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Which Gluten-Free flours do you use?
It would be unreasonable to expect anyone to acquire - and keep fresh! - every variety of gluten-free flour out there. For the purposes of this blog - and my gluten-free cookbooks, I tend to keep the working flours limited to:
Brown Rice Flour
Buckwheat Flour (light)
Corn flour, Meal, and Starch
Sweet Rice Flour
White Rice Flour
... yes, that still looks like a lot, I know - but it's worth it, I promise!
I recommend looking through the recipes, picking a few you're interested in, and seeing what flours are called for across them.
As an example, I pretty much only use garbanzo flour for deep-fried items, Amaranth is mostly in bread-type items, and I tend to only use coconut flour for baked goods.
From there, I'd vote for going online and placing an order for a small bag - about 1 lb - of each of the flours you see yourself using.
Get some nice canisters to keep them in - I bought tall glass ones at IKEA - and clearly label them.
After the first order of flours, you'll be able to develop a good idea of what you go through fastest, and what you should buy in bigger quantities. As an example, I always buy the sorghum and white buckwheat flours in 5lb bags, but I go through coconut flour fairly slowly - most recipes only call for ¼ cup!
What is the difference between the GF alternative flours & starches?
While I’ve mentioned that successful gluten-free cooking/baking isn’t just about substituting the flours... having a good working knowledge of what flours are available, and how to use them is always a good thing.
Every gluten-free flour out there has unique characteristics - protein content, flavour, elasticity, structure, absorption.
In my opinion, attempting to combine to just duplicate regular, all purpose flour would do disservice to your final dish.
While all-purpose wheat flour is a good, easy catch-all, there are many things that alternate flours do better.
When used properly, some will bake up with a crispier texture.
Many taste better than regular flour, and most alternate flours are actually more nutritious than wheat flour.
As with all cooking, it’s all about balancing flavours and other properties, as well as proportion. Before you can get to developing your own recipes for gluten-free cooking, it’s good to know what those properties are. Here is a bit of an overview:
Gluten Free Flours
Amaranth Flour - Dense flour with a unique, nutty flavour. Great for savoury breads
Arrowroot Starch - Commonly used for thickening, like corn starch.
Brown Rice Flour - Earthy flavour, can be used in place of white rice flour for most uses - it’s more nutritious.
Buckwheat Flour - This is one of the best flours to use in gluten free baking, as it has a neutral taste, and some of the same properties as regular flour - for that reason, many people will skip the use of gums when baking with it. High fibre. I prefer to use “light” or “white” buckwheat, rather than the dark default.
Cassava Flour - Most popular with those on the AIP diet, this one often gets confused with tapioca starch ... which can be mislabeled as cassava flour. Cassava flour and tapioca starch come from the same plant, but by different processes. Actual cassava flour can be hard to find in local stores.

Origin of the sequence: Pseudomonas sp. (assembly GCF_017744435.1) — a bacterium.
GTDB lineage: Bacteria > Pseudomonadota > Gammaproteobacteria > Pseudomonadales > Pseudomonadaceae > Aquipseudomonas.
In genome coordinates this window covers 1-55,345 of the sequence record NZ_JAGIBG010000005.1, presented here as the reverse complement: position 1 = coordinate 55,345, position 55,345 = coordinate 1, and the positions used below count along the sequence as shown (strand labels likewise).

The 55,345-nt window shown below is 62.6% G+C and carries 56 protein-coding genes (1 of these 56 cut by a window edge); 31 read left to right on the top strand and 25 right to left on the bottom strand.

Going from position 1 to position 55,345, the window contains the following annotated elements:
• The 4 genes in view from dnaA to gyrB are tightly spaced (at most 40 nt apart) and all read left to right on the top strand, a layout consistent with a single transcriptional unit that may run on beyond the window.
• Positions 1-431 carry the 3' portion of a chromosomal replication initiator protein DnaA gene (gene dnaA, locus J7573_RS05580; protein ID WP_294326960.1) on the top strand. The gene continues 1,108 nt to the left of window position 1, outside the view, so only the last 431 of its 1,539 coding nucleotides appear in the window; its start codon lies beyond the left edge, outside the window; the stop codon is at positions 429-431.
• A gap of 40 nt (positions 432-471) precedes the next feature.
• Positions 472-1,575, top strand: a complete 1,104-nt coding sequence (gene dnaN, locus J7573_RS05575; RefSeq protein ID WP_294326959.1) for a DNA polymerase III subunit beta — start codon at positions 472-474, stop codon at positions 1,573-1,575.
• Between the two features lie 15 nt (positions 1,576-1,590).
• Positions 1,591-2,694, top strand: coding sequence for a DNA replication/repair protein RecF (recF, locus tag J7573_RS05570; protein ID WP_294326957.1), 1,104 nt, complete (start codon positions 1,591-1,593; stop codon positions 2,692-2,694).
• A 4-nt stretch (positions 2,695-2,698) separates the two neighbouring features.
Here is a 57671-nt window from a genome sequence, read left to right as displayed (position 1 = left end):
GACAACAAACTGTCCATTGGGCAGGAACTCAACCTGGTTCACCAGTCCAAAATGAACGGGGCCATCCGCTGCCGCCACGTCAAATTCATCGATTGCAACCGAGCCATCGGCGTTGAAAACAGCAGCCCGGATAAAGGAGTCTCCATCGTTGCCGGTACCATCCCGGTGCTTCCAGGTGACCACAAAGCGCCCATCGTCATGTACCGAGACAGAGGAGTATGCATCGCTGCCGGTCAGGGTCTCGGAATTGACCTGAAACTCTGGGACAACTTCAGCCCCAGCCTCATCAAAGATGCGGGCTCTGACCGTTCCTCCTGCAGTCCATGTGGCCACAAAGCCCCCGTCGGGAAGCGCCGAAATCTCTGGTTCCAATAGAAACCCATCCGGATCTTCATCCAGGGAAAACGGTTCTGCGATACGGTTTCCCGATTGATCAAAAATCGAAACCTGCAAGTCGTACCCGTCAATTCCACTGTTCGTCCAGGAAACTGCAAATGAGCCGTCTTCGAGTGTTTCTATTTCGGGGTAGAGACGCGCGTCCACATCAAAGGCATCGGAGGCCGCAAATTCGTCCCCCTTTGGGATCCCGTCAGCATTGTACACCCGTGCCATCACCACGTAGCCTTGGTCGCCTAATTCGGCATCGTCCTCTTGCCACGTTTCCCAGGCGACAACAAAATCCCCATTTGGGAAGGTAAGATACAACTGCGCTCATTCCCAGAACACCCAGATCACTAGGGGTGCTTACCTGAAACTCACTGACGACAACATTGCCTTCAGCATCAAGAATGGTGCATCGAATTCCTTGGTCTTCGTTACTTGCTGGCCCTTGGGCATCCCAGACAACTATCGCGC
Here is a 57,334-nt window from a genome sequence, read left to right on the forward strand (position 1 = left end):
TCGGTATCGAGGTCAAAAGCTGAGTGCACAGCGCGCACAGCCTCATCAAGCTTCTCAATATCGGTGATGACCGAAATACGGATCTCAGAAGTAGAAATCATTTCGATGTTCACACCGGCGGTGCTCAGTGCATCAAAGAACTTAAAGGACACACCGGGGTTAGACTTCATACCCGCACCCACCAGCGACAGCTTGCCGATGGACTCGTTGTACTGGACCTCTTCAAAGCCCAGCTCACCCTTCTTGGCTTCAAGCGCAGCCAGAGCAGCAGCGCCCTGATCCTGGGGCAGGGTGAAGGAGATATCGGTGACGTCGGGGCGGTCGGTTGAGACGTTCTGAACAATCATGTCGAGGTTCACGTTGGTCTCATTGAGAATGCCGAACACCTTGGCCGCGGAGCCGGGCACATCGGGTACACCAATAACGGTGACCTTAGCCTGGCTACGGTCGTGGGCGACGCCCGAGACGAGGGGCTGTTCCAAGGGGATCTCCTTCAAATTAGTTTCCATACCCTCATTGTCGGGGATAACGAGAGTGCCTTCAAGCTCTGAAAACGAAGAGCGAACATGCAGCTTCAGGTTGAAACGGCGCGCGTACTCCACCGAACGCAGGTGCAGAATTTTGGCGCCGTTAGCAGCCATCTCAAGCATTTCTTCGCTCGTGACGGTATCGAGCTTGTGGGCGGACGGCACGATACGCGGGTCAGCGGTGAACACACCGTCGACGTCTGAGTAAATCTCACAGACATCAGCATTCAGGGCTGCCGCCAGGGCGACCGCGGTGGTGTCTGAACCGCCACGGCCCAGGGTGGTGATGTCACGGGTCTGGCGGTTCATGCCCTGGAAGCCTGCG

Coconut Flour - Sweet, high in fibre.. But soaks up a ton of liquid from your dish. Essential for wildly delicious baked goods, in my opinion!
Corn Flour - Exactly what it sounds like - flour made from corn! Finely ground, commonly used in Mexican cookin. (Masa flour)
Corn Meal - Grittier than corn flour. Great for corn muffins, some crusts, gets.
Corn Starch - Primarily used as a thickener, and a starch in baking.
Fava Bean Flour - High protein flour, with a less aggressive taste than garbanzo bean flour
Garbanzo Flour - High protein flour, with a slightly bitter taste. Can taste strongly of beans to some people - it’s excellent in batters for deep frying. Also called Chickpea flour.
Garfava Flour - Combination of Fava bean and Garbanzo bean flours. High protein, mild flavour. Best for savoury recipes.
Millet Flour One of my favourite flours to work with. Slightly sweet, great for baking with, good nutrition.
Nut Flours, various - Almost any kind of nut you can imagine is also available as a flour... and you can usually make them at home, also. The “flours” tend to be more “meal” than flour texture, but are great for many uses, especially in cookies. They do add fats to the mix, so keep that in mind when substituting.
Oat Flour - Heart-healthy, much more nutritious than wheat flour. Great tasting - be sure to use certified gluten-free oat flour, to avoid cross contamination.
Potato Flour - Used primarily in baking and batters. Can help hold moisture in a recipe.
Potato Starch - Used as a thickener, can substitute for corn starch for those sensitive to corn.
Quinoa Flour - High in protein, but should be used fairly sparingly - has a strong taste and can make recipes turn out crumbly if used too generously.
Sorghum Flour - A sweet-tasting flour, great to bake with - it behaves closest to wheat flour, of all the alternative flours. Sorghum is also commonly used in gluten-free brewing.
Sweet Rice Flour - Typically found in Asian grocery stores, can also be called “glutenous rice flour” - but don’t worry, it does NOT contain gluten. Sweet, and can be used SPARINGLY to add moisture to a dish. (Too much, and it will turn out gummy!)
Tapioca Starch - Typically used as a thickener (can substitute for corn starch), and to add elasticity and/or a chewy texture to baked goods. Use sparingly - can give a gummy texture.
Teff Flour - By far, Teff is best known for its use in Injera - a stretchy African bread. It’s great for adding a bit of elasticity to a recipe. As with most gluten-free flours, it definitely works best in conjunction with other flours. (It lacks the strength to hold up most baked good recipes, etc)
White Rice Flour - A really common flour in gluten-free cooking, but it definitely needs supporting ingredients - it doesn’t hold together well on its own, leading to crumbly consistencies. White rice flour is a great addition to deep fried batters, as it can produce a crispier texture.
Wild Rice Flour - Should be used sparingly, as it has a very aggressive taste. (Earthy, almost gamey!) Can be used as a thickener, or to add flavour to
savoury baked goods and other dishes.
Beyond knowing what the flours taste like, and what they’re good for... Tweaking your recipe techniques go a long way to increasing your success in gluten-free cooking and baking.
Here are a few things to keep in mind, as you work through this blog:
The various alternate flours absorb liquid at different rates.
Experiment with this, and learn to use it to your advantage. As an example, coconut flour sucks moisture out of a recipe far more than most other flours. Thus, it requires more liquid than many of the other flours do.
Additionally, absorption can affect the way you should handle certain flours.